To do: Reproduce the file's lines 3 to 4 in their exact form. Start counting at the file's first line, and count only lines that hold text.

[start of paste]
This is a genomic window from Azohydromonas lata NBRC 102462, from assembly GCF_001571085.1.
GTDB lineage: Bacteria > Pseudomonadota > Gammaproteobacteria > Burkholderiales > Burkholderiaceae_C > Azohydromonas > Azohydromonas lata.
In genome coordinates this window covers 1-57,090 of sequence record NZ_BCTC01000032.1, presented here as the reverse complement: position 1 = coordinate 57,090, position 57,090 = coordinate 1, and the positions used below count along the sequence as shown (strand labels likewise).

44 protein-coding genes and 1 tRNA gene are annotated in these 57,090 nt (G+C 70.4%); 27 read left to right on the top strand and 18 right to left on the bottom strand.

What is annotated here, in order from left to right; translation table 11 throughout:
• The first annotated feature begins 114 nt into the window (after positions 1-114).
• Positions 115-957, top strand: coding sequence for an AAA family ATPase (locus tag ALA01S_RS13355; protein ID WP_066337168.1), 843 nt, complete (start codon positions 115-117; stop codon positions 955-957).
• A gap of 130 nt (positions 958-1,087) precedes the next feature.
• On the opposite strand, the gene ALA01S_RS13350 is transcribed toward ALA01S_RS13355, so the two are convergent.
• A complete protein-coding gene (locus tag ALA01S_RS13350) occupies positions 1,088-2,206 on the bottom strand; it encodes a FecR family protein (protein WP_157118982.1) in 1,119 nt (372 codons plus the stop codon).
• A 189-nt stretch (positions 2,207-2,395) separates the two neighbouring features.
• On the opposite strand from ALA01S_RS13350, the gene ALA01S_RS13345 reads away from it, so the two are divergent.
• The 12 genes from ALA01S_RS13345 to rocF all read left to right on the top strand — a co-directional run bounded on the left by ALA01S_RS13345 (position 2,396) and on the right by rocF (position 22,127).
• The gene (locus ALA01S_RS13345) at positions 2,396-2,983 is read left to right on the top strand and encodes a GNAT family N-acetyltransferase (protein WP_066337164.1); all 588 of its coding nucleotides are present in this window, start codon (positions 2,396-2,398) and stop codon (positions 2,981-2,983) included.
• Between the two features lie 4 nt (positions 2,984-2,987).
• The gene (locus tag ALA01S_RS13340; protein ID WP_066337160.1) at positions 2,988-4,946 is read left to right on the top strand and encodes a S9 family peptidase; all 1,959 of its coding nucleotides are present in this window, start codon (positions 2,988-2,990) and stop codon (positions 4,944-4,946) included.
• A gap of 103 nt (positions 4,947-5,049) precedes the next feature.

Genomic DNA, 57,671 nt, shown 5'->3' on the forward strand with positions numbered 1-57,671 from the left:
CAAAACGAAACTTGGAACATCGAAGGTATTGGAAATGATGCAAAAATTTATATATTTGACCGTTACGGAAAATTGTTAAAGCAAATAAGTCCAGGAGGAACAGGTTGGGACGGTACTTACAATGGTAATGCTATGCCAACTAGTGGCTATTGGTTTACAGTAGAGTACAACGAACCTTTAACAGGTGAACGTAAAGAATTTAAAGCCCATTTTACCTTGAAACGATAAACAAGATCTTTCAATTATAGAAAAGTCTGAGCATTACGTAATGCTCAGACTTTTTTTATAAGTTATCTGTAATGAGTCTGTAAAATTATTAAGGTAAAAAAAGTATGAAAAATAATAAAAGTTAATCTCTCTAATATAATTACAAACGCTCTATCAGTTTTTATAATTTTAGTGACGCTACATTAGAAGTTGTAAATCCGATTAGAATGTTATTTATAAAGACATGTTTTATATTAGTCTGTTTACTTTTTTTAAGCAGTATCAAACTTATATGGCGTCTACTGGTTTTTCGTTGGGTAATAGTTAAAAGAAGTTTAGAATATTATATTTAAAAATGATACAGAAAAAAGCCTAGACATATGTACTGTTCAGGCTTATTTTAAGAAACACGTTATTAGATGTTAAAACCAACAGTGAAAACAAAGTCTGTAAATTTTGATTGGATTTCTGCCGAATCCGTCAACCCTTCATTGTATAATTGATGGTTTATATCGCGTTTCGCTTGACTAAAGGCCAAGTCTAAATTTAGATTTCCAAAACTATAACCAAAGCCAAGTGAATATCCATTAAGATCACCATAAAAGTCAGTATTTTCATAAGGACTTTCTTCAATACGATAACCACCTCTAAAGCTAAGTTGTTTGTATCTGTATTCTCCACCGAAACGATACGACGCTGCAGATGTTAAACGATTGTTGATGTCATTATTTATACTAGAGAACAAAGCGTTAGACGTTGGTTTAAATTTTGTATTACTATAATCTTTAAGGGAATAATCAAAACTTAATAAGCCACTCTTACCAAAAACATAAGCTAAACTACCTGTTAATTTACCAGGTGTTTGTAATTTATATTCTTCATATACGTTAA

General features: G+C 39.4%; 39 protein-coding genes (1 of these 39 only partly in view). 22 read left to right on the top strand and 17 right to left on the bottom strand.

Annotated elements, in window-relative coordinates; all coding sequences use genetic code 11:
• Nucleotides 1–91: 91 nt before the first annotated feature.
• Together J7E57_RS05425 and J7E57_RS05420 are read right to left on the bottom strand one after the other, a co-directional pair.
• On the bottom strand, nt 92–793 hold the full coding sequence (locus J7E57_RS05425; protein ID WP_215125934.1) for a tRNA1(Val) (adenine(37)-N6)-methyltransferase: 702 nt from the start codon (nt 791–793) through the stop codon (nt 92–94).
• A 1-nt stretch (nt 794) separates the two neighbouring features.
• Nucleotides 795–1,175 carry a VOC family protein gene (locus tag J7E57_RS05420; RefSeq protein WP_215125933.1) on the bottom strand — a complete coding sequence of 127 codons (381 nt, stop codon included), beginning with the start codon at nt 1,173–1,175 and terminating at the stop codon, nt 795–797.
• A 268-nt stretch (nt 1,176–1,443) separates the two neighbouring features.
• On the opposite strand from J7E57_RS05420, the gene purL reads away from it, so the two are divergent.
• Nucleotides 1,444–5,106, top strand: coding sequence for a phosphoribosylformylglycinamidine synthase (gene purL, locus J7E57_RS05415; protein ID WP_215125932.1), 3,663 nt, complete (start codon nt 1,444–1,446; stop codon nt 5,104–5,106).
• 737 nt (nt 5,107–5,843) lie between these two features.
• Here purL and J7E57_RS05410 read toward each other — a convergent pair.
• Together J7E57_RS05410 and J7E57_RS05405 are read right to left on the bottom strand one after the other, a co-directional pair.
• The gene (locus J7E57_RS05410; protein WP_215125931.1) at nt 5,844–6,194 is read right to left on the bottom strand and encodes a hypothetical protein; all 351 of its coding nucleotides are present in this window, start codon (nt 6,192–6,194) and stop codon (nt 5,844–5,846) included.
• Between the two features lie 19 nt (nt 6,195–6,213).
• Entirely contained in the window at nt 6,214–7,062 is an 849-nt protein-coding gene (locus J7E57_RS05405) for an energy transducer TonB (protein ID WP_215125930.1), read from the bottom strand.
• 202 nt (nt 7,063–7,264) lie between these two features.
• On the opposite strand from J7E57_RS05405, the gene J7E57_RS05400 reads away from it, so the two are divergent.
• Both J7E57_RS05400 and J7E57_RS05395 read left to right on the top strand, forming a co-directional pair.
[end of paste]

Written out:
In genome coordinates this window covers 1-57,090 of sequence record NZ_BCTC01000032.1, presented here as the reverse complement: position 1 = coordinate 57,090, position 57,090 = coordinate 1, and the positions used below count along the sequence as shown (strand labels likewise).

44 protein-coding genes and 1 tRNA gene are annotated in these 57,090 nt (G+C 70.4%); 27 read left to right on the top strand and 18 right to left on the bottom strand.